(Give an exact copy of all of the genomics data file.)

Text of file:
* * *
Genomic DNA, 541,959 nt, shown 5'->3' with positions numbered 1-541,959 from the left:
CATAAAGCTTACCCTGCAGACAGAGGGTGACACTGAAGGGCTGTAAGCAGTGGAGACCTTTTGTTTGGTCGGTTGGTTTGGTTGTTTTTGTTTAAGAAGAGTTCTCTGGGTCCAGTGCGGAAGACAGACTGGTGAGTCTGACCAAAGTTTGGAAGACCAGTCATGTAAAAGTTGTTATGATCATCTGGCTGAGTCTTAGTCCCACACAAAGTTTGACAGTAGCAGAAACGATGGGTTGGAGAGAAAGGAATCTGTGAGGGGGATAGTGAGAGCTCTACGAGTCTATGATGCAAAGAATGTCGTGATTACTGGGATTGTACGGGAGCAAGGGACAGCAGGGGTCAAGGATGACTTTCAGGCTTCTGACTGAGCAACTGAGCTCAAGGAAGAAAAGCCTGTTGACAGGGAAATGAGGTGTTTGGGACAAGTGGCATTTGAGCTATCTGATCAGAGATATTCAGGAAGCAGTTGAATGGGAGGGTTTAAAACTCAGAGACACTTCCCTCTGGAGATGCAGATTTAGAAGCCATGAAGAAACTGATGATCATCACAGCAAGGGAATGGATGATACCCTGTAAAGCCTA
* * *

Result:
Genomic DNA, 541,959 nt, shown 5'->3' with positions numbered 1-541,959 from the left:
CATAAAGCTTACCCTGCAGACAGAGGGTGACACTGAAGGGCTGTAAGCAGTGGAGACCTTTTGTTTGGTCGGTTGGTTTGGTTGTTTTTGTTTAAGAAGAGTTCTCTGGGTCCAGTGCGGAAGACAGACTGGTGAGTCTGACCAAAGTTTGGAAGACCAGTCATGTAAAAGTTGTTATGATCATCTGGCTGAGTCTTAGTCCCACACAAAGTTTGACAGTAGCAGAAACGATGGGTTGGAGAGAAAGGAATCTGTGAGGGGGATAGTGAGAGCTCTACGAGTCTATGATGCAAAGAATGTCGTGATTACTGGGATTGTACGGGAGCAAGGGACAGCAGGGGTCAAGGATGACTTTCAGGCTTCTGACTGAGCAACTGAGCTCAAGGAAGAAAAGCCTGTTGACAGGGAAATGAGGTGTTTGGGACAAGTGGCATTTGAGCTATCTGATCAGAGATATTCAGGAAGCAGTTGAATGGGAGGGTTTAAAACTCAGAGACACTTCCCTCTGGAGATGCAGATTTAGAAGCCATGAAGAAACTGATGATCATCACAGCAAGGGAATGGATGATACCCTGTAAAGCCTA